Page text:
As a fellow blogger pointed out, Chris Matthews wrote in his book Hardball, "when you've got bad news, get it all out at once, when you've got good news drag I out as long as possible." This is exactly what Google did with Gmail, and in the process they created a frenzy. People were even bartering real goods, services and money to get Gmail invitations, when there were free alternatives. I hadn't seen this sort of frenzy since the Beanie Baby craze. You might remember some of those Beanie collectors who thought they would pay for their children's college tuition with those "rare" stuffed animals…go figure.

Google was fortunate to have a platform for such an effort, by virtue of their wildly successful search site. But these same principles can be applied to any word of mouth launch.

For example, a new restaurant could remain "private" during its first three months of launch. They could invite friends and influential people to dine there free during the first week. This exclusivity will start the buzz. Then at the end of each meal give every party two "friends" coupons for an exclusive meal at 50% off the regular price; all the while restricting access to people who were referred. This will turn the initial guests into word of mouth machines spreading your coupons to their closest friends. When others call for reservations, inform them that you aren't open yet and take their contact info for follow-up (future customers).

I assure you that these activities will cause word of mouth to spread like wildfire. It will be the talk of the town: "Have you tried the new restaurant?" Meaning: Are you in the in crowd? 'Can you get me an invitation?" Meaning: Can you anoint me as being in the in crowd?

As this example demonstrates, you can proactively manage a powerful word of mouth campaign. But you must be able to back-up your word of mouth campaign with a high-quality customer experience. If you provide a great consumer experience then simply follow the principles laid out in this article. Create rumors, manage inventory and reward beneficial behavior. Good luck! More word of mouth articles to come...stay tuned.

Monday, May 23, 2005

Word of Mouth Marketing II: Preparing Your Business for a Word of Mouth Marketing Campaign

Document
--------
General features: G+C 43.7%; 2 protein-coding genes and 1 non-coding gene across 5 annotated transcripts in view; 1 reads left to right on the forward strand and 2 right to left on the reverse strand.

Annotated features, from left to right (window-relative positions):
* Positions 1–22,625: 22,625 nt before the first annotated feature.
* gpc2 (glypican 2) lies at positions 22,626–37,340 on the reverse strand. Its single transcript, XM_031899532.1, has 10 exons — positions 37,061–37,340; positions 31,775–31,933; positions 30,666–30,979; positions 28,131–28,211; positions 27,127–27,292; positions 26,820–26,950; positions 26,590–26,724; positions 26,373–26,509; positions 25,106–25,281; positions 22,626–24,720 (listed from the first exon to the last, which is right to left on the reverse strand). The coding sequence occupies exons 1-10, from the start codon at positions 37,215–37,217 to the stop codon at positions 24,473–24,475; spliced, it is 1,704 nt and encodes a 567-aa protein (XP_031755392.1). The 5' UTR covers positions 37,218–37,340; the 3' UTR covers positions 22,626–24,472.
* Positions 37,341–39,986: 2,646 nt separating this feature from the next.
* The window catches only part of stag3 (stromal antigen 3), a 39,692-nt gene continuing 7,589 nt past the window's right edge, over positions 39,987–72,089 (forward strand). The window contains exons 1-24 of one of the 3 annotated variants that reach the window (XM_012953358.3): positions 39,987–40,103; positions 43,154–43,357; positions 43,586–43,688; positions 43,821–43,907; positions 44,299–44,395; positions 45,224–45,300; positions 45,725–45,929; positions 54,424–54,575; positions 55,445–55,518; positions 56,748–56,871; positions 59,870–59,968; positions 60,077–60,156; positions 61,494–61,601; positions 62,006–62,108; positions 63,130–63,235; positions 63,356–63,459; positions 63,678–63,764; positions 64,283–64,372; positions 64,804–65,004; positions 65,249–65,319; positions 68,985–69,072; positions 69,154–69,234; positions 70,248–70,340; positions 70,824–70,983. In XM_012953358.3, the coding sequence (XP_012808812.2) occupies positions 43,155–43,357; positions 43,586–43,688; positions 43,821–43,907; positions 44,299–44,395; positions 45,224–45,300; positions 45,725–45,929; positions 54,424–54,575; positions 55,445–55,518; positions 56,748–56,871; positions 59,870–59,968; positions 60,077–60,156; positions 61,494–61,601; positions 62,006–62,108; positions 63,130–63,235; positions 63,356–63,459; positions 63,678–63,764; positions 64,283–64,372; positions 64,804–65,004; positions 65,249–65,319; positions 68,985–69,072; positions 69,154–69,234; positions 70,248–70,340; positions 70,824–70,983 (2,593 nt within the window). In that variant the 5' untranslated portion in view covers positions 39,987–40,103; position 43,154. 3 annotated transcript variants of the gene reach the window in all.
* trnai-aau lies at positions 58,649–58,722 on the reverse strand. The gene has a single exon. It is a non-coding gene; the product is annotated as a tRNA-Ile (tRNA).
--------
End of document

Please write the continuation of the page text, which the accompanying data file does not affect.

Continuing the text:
[Applicable tags: WOM, Local, Marketing, Cheers]

The simple premise for preparing your business for a word of mouth campaign is to turn customers into vocal fans. That’s what word of mouth really is, fans spreading the word to their friends. Start building a fan base!

The second piece of the puzzle is to make your business worth talking about. Your business needs to stand out in some way. You need to provide an experience that is unlike anything else. People don’t talk about things, they talk about experiences, so make sure that you provide a tremendous and unique experience.

1. It All Starts with The Customer’s Experience!
If your customer experience is positive, great, you make the first cut. If you provide a poor customer experience then word of mouth marketing will bury you. The old aphorism hold true: "A happy customer will tell two friends, an unhappy customer will tell ten friends". So get it right or your efforts to stimulate buzz will help those unhappy customers tell a hundred people.

What can be done about the customer experience? The customer experience is built upon these factors:
* Good employees
* Good product/service
* Good atmosphere
* Good results
* Good follow-up (training, support)

Take an honest look at these characteristics of your business and ask yourself whether they are superior to the competition. More importantly, ask your customers.

2. Solicit Opinions, Listen, Act & Thank Them!
It is basic human nature that we want people to listen to us and respect our opinions. Yet it is rare that people actually ask for our opinions and then listen to what we have to say. It is even rarer that they then act upon our feedback.

Solicit the opinions of customers. Ask them how you can make their experience better. Ask former customers why they left and what you could do to earn their business back. Don’t argue with them, don’t try to convince them, just thank them for their insight and do something about it. Once you’ve made the change, point it out and thank them for the feedback.

Let’s say, for example that you solicited feedback, and twenty people told you to make a particular change. You make that change and then call each person individually and thank them for their wonderful suggestion. How does that make each person feel? It makes them feel good that you listened and did something. But more importantly, each of those twenty people now feels that they have an emotional stake in your success. They want you to succeed because they want their feedback to work. As a result, you now have twenty evangelists ready to spread the word for you.

3. Develop Relationships
People are used to being treated like nameless faceless customers. It just seems to be the way most businesses treat us. Now think of places you really love. Odds are they know you, they treat you like an individual, you belong. These are the places you remember and you tell your friends about. It’s like the song from the TV series Cheers "...you want a place where everybody knows your name."

The best way to develop relationships is to spend time with people, getting to know them and sharing information about yourself. Maintain a log about each customer so that you can ask about their kids, grandkids, pets, work, hobbies, vacations, talk about their favorite sports team, whatever. The more you treat people like special individuals and show them that they are important to you, the more special their experience will be. And the more special their experience is, the more they will morph from customer to fan.